- Short rows with double stitches (German short rows, t+p): when you turn, bring yarn to the front and pull it back so that a sort of "double-stitch" is created, then knit back as usual - when you have to knit the double-stitch, make sure to knit it as one stitch (see also https://www.youtube.com/watch?v=P6n561SMZXQ); this method has the advantage the no picking up of stitches is necessary. In the pattern, this stitch will be called t+p (turn and pull).
- Stretchy Bind-Off: for the bind offs at the end of parts 1 and 4, I used this technique: http://youtu.be/cGHItYwr1us – however, other reasonably stretchy COs will do as well.
- Knitting a flat circle: Generally, a flat circle is knitted as follows: CO8 and join in roundRound 1 (and all odd-numbered rounds): k
Round 2: *kfb repeat from * (i.e. every stitch is doubled) (-> 16 sts)Round 4: * k1 kfb repeat from * (i.e. every 2rd stitch is doubled)(-> 24 sts)Round 6: * k2 kfb repeat from * (i.e. every 3rd stitch is doubled) (-> 32 sts)Round 8: * k3 kfb repeat from * (i.e. every 4th stitch is doubled) (-> 40 sts)… I'm sure, the formula is clear by now, namely that you increase by 8 stitches every other row. It also means that the distance between the "doubled" stitches increases by one in each of the increase-rounds. The same "formula" will be used when constructing the mitts. If you do the increases at the same spot (i.e. one kfb on top of the last one) a pattern (maybe even corners of an octagon) will become visible; to achieve a more circular look I started the increases at a different location in each increase row.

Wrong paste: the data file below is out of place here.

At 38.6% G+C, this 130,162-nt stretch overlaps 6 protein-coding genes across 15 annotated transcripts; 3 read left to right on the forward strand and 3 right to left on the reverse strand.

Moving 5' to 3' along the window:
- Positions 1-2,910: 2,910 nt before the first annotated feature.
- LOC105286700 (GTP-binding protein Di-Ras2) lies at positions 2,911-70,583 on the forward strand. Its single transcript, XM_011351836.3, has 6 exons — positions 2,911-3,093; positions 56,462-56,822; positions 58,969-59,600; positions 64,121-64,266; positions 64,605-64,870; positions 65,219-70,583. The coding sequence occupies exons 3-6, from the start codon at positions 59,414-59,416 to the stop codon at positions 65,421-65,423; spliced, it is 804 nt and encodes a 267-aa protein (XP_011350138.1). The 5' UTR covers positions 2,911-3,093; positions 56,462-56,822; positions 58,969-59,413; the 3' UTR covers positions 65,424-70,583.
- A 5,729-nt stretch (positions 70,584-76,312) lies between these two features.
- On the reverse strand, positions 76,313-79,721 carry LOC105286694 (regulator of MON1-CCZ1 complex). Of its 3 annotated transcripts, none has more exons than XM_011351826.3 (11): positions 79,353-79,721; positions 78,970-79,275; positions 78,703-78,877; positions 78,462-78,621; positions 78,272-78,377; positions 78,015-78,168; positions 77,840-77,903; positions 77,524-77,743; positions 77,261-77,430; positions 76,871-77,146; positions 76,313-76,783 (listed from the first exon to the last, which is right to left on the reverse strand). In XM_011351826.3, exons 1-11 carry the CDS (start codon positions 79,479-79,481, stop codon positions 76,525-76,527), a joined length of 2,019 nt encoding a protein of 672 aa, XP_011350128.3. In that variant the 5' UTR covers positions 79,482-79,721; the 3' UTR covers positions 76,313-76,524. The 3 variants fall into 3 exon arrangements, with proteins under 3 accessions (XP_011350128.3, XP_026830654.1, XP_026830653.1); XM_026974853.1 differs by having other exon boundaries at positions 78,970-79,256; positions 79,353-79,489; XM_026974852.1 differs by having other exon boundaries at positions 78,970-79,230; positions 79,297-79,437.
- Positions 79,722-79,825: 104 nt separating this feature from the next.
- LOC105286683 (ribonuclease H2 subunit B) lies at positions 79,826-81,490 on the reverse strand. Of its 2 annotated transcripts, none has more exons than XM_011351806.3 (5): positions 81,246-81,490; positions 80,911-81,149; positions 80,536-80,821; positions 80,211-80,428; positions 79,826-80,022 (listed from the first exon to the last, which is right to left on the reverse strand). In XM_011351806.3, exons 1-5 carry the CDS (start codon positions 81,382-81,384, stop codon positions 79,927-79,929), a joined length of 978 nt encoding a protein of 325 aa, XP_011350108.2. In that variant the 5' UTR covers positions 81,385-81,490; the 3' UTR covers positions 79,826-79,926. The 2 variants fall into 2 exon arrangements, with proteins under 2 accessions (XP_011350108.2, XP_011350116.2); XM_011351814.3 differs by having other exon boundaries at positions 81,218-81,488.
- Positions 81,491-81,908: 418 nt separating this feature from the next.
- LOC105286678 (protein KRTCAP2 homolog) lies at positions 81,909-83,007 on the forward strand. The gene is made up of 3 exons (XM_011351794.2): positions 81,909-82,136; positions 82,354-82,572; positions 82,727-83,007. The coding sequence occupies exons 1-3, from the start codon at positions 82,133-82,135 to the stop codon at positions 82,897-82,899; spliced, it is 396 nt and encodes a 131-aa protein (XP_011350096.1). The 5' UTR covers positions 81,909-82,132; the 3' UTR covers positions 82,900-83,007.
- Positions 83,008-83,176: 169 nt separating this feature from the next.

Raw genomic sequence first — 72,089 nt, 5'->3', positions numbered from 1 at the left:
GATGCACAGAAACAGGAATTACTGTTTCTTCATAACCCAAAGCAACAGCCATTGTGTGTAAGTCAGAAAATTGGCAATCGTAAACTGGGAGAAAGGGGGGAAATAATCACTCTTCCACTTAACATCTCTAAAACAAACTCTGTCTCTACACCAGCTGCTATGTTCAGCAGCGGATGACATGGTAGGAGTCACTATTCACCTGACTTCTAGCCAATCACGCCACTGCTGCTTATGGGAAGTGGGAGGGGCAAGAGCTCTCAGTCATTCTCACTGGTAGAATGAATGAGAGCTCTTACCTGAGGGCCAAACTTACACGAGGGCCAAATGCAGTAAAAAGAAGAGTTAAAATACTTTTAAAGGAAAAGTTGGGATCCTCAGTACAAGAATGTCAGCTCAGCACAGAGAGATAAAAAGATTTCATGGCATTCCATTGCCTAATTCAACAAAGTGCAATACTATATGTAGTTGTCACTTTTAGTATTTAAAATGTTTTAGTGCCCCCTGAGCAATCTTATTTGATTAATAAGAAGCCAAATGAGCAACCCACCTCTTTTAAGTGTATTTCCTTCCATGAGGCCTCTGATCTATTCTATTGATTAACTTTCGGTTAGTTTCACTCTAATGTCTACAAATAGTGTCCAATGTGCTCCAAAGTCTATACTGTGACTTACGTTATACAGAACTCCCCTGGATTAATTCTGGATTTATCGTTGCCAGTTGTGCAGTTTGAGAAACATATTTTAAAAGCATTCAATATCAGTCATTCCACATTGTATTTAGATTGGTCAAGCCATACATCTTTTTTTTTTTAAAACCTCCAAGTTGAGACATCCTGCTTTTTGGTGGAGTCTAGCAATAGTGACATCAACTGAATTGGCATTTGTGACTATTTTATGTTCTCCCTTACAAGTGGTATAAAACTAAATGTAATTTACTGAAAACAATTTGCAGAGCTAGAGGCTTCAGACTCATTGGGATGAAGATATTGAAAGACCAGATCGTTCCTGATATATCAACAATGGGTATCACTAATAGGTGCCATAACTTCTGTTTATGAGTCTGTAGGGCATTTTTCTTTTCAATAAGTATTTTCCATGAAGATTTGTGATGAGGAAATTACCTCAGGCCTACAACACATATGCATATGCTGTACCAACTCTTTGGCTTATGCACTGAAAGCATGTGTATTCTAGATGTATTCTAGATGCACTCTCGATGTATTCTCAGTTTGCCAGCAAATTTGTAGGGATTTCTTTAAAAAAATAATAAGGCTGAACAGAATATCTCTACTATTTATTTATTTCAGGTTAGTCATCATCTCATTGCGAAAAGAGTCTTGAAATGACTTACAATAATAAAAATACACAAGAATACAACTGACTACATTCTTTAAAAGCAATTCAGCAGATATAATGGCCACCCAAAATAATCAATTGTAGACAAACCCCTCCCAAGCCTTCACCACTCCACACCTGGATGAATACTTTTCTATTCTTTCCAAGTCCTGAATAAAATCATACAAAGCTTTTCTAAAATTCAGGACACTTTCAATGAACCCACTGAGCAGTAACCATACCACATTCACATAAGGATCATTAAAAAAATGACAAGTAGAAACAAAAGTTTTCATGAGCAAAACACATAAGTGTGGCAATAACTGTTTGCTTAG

- Three-Needle Bind-Off: http://youtu.be/wpJUrCX52DU
- Knitted Cast-On: http://youtu.be/-nJKC2xT0Q4